The Best Fly Fishing in ... Arizona? Posted by Timothy on 8/20/2014 to Fishing Reports
Yes, while The Grand Canyon State has been part of the Union for more than 100 years now, there are still some people who think of us as just a vast desert with a single large city (Phoenix) serving as an oasis in the distance.
But if you have spent any mount of time in Arizona, you realize that while it is dry, there is plenty of wet. Arizona is the only state to have all seven known ecosystems in its boundaries - from desert to tundra to even permafrost at the very highest elevation in the San Francisco Peaks (more than 14,000 feet). Yes, there are mountains ... and actual pine trees!
Amidst all this variety in terrain are lots of watering holes, big and small, which have several trout species swimming. What we'll list here are some of the finest trout fishing spots in the state, so you can start planning your next new-of-state fishing expedition. And as we have been to the state before, we can tell you - you would be pleasantly surprised by the scenery and fishing in a "desert" state.
Oak Creek - Rainbow and wild brown trout. This is the area just outside Sedona, known for bright red sandstone rock formations. This is actually not just one of the best trout spots in Arizona, but in the entire Southwest - plenty of places to challenge fishermen of all skill levels. Water runs cold most of the year, and the fishing s quality during the same time.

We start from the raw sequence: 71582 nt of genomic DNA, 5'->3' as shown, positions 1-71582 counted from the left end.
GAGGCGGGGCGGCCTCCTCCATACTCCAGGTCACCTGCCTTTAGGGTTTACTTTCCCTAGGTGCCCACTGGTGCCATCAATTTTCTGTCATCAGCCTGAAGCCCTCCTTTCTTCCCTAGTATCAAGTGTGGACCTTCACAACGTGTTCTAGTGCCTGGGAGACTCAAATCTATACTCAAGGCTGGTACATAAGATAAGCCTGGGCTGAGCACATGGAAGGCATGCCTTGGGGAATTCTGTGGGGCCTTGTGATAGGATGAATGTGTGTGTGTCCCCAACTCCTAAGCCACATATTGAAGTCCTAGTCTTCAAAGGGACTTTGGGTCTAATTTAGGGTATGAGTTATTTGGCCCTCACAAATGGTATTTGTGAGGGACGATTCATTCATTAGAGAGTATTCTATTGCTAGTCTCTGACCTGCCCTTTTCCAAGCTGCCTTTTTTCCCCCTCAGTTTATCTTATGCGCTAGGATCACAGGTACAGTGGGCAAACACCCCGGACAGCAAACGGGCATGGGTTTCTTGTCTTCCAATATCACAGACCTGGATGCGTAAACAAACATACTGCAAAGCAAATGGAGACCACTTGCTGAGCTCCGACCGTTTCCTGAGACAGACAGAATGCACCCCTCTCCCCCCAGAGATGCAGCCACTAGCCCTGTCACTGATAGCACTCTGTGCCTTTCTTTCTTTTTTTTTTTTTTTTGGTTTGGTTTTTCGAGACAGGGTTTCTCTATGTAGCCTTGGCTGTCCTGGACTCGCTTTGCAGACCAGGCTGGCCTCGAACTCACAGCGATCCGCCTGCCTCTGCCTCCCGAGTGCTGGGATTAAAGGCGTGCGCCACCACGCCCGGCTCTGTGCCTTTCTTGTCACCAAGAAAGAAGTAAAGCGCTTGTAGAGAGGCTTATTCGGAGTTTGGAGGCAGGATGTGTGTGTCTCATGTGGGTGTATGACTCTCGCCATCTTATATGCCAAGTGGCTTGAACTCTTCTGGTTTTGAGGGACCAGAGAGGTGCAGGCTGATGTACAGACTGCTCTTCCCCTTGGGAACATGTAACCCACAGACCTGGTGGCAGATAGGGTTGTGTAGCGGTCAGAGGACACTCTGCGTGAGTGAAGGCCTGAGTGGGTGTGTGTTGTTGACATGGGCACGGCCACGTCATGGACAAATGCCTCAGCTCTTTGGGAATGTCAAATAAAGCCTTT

Upper Black River - Located in the White Mountains of eastern Arizona, and has a West and East Fork. The East Fork is quite crowded unless you go in the early spring or late fall; the West Fork is only accessible by a dirt Forest Service road. Both have very good trout fishing with Apache, rainbow and brown trout. The West Fork is a rare catch-and-release area, so be forewarned.
Chevelon Canyon Lake - Only the adventuresome can get here, located in the Sitgreaves National Forest, but it's worth the trip due to perhaps the best brown trout fishing in the whole state. The lake is only 200 acres, but it has six miles of shoreline! It is at about 6,400-foot elevation and you hike down to it - steeply we may add.
Lower Salt River - Yes, even America's fourth-largest city has a quality fishing hole nearby. The Lower Salt River is only about 40 minutes from downtown Phoenix and despite being near very hot desert, the water is cold and clear most of the year because it comes from the bottom of Saguaro Lake. Here you will find bluegill, bass and stocked rainbow trout but also lots of suckers.
Lower Black River - Yes, the Black River is a quality spot, and it's very long between the upper and lower sections. This lower section is at a lower elevation among cottonwood and scrub brush, but it is good for wading and is plentiful with bass and rainbow and brown trout. Most access to the river is by rough dirt roads, but if you'r willing to take a beating it will be worth it.
Pure Michigan is the slogan for this northern state, which is known for its freshwater sports of all kinds, and trout fishing is no exception. The most famous trout streams in the state are the Manistee and Au Sable Rivers, but according to the Michigan Department of Natural Resources, there are some 35 “best trout streams” to fish statewide.
The beat generation’s Richard Brautigan surrealistic prose-poem entitled “Trout Fishing in America” is considered a small masterpiece of American literature filled with zany characters, continual adventures to small towns and places, to forests and rivers –many of which are actually named: Trout Fishing in America. So we are provided with a bit of a game with that name, of which any person, place or thing can be named.